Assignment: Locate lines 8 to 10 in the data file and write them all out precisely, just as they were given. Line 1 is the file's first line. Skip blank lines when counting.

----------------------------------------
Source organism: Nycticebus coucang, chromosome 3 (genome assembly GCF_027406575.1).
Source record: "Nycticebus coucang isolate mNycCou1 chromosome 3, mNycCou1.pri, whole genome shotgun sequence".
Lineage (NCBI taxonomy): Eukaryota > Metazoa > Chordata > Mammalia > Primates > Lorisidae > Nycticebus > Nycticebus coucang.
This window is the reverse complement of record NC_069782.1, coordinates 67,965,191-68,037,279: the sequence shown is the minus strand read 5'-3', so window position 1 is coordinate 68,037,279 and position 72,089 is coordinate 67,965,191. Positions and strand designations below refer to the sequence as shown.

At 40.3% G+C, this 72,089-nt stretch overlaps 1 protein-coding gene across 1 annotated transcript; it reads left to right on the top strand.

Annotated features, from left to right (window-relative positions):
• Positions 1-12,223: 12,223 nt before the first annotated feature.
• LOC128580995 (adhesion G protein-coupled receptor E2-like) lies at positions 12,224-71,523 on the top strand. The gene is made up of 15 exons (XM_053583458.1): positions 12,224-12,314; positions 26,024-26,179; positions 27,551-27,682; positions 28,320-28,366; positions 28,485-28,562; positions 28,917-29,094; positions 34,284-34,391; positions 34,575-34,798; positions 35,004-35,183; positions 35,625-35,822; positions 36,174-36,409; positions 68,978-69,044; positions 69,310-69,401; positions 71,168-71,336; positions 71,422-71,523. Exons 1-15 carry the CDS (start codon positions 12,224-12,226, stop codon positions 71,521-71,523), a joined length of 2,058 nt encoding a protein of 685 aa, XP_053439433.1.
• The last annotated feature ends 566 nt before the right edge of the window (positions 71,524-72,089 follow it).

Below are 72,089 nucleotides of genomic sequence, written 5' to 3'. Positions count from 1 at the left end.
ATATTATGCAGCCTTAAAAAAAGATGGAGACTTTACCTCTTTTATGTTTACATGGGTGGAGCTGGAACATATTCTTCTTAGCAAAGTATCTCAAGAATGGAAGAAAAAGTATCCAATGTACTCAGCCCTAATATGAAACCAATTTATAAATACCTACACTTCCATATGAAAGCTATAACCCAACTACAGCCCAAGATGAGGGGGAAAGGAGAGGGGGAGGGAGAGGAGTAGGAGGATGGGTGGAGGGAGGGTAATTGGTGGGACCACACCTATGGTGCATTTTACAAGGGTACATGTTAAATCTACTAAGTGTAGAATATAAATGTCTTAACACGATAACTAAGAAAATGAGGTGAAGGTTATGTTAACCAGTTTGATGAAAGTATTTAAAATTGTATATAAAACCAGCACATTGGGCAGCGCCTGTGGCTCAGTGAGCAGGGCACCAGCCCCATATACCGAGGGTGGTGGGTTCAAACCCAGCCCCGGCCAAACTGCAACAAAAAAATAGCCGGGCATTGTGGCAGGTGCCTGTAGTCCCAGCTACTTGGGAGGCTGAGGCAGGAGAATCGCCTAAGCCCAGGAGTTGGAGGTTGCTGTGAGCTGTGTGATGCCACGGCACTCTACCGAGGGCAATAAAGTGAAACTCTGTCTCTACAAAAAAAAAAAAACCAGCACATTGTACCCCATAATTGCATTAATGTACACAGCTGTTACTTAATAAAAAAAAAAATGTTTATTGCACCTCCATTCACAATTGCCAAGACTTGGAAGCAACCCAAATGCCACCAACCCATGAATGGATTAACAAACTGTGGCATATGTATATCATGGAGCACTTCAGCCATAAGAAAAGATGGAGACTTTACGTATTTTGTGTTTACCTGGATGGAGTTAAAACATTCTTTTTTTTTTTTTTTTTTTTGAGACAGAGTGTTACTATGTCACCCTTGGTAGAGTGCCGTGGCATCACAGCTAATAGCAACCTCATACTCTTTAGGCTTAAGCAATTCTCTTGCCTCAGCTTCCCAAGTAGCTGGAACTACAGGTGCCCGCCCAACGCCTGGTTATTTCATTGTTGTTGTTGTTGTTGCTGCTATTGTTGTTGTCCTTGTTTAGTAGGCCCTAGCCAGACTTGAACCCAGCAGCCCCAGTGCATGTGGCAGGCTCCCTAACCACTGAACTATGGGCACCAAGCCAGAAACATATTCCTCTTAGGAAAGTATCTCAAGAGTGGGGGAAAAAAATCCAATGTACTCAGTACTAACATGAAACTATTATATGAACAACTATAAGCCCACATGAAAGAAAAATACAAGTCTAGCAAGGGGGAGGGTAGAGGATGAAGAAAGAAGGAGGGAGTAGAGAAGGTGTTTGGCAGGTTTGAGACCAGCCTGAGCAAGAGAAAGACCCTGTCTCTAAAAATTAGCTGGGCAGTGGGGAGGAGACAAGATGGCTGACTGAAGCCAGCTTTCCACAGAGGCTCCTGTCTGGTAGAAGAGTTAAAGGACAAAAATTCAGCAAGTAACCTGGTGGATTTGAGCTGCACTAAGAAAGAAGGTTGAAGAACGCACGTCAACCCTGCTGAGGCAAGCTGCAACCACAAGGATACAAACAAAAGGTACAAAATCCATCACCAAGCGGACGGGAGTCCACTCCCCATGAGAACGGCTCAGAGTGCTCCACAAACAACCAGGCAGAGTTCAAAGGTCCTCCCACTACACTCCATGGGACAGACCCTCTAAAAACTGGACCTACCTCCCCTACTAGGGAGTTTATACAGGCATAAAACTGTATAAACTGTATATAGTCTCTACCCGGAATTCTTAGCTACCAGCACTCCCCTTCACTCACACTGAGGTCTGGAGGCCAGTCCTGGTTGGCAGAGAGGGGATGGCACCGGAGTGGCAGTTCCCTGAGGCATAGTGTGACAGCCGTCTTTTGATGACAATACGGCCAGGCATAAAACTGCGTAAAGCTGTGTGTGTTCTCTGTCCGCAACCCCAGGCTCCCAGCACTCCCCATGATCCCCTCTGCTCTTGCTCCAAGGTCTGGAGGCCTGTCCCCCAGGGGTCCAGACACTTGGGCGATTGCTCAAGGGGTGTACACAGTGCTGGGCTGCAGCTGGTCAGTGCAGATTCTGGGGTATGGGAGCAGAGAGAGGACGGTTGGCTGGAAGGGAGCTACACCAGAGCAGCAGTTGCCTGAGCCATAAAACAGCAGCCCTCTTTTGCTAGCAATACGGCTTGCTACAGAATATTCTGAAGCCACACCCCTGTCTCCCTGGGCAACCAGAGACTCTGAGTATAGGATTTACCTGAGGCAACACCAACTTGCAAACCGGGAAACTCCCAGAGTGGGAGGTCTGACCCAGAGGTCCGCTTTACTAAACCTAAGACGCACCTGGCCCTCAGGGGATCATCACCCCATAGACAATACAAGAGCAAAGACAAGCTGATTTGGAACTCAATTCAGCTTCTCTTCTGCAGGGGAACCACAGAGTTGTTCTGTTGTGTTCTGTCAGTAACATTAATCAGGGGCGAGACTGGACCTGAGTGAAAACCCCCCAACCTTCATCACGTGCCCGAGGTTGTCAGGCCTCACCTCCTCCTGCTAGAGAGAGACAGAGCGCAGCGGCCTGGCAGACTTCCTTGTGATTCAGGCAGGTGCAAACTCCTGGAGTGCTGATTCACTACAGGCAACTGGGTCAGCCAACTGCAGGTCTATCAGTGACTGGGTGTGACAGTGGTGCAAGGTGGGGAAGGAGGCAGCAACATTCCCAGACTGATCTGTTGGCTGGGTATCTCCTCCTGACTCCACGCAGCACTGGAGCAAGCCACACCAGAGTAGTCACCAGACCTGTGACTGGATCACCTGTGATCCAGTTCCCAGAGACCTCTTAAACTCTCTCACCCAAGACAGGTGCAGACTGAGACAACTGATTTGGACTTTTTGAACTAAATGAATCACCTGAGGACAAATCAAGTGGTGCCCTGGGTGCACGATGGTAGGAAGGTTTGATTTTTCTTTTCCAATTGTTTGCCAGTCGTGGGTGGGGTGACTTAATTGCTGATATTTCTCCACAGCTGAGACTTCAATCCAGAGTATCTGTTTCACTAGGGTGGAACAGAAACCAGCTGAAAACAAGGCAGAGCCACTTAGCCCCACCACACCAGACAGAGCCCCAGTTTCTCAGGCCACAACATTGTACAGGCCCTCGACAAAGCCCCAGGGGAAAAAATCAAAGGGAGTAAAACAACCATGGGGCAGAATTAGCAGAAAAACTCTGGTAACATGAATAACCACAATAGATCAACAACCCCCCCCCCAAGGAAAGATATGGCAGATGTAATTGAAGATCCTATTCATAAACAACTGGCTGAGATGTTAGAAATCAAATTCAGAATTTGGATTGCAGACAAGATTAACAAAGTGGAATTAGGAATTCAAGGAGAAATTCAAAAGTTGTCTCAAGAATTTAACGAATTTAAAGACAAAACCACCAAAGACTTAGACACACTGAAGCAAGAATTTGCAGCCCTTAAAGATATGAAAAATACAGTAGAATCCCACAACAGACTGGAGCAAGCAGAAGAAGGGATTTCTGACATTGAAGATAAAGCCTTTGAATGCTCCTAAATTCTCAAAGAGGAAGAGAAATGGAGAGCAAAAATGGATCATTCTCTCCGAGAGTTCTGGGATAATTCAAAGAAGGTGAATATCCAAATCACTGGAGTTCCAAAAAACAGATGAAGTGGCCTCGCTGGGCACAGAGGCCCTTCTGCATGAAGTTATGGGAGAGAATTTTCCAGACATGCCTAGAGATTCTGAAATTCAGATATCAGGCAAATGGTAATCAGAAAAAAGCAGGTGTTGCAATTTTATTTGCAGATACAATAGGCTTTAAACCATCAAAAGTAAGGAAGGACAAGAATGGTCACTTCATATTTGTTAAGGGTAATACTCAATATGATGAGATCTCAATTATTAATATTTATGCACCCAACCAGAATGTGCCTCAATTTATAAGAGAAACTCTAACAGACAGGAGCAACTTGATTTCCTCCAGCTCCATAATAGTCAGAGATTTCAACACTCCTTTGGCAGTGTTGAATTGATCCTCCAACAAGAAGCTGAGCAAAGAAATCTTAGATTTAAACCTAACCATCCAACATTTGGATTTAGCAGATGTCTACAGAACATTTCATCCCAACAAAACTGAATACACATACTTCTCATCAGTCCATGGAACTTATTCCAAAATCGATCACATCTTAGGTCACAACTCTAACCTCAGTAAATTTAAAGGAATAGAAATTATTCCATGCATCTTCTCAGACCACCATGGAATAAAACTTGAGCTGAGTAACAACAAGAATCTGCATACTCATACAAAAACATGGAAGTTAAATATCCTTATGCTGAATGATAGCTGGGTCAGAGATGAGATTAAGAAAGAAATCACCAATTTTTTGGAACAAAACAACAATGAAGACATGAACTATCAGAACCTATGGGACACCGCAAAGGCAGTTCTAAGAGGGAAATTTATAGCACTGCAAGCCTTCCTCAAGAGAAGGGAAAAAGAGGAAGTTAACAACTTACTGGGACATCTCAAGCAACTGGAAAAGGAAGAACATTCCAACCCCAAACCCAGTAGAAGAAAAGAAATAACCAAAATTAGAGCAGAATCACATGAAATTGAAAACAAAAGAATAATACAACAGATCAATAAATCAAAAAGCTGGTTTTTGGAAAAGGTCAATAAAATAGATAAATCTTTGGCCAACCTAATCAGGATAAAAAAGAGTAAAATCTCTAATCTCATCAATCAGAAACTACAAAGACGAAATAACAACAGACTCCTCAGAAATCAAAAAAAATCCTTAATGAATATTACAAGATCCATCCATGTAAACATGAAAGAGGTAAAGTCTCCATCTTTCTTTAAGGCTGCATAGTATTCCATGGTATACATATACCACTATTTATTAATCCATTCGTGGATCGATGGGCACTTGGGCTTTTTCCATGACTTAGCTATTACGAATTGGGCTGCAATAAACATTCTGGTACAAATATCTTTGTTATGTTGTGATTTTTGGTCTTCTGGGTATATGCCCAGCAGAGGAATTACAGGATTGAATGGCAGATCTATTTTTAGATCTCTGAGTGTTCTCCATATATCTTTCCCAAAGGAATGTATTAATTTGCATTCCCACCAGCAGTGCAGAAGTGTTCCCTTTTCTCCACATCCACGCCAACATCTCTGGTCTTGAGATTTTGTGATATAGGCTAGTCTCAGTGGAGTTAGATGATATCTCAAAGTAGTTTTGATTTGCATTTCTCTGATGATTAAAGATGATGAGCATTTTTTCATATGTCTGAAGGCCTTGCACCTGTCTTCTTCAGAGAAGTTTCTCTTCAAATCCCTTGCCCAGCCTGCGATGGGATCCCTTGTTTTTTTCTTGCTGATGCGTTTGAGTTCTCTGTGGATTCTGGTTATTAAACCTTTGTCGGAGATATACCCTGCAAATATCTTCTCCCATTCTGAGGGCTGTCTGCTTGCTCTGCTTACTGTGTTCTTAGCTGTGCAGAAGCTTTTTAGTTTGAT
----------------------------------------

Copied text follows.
• LOC128580995 (adhesion G protein-coupled receptor E2-like) lies at positions 12,224-71,523 on the top strand. The gene is made up of 15 exons (XM_053583458.1): positions 12,224-12,314; positions 26,024-26,179; positions 27,551-27,682; positions 28,320-28,366; positions 28,485-28,562; positions 28,917-29,094; positions 34,284-34,391; positions 34,575-34,798; positions 35,004-35,183; positions 35,625-35,822; positions 36,174-36,409; positions 68,978-69,044; positions 69,310-69,401; positions 71,168-71,336; positions 71,422-71,523. Exons 1-15 carry the CDS (start codon positions 12,224-12,226, stop codon positions 71,521-71,523), a joined length of 2,058 nt encoding a protein of 685 aa, XP_053439433.1.
• The last annotated feature ends 566 nt before the right edge of the window (positions 71,524-72,089 follow it).

Below are 72,089 nucleotides of genomic sequence, written 5' to 3'. Positions count from 1 at the left end.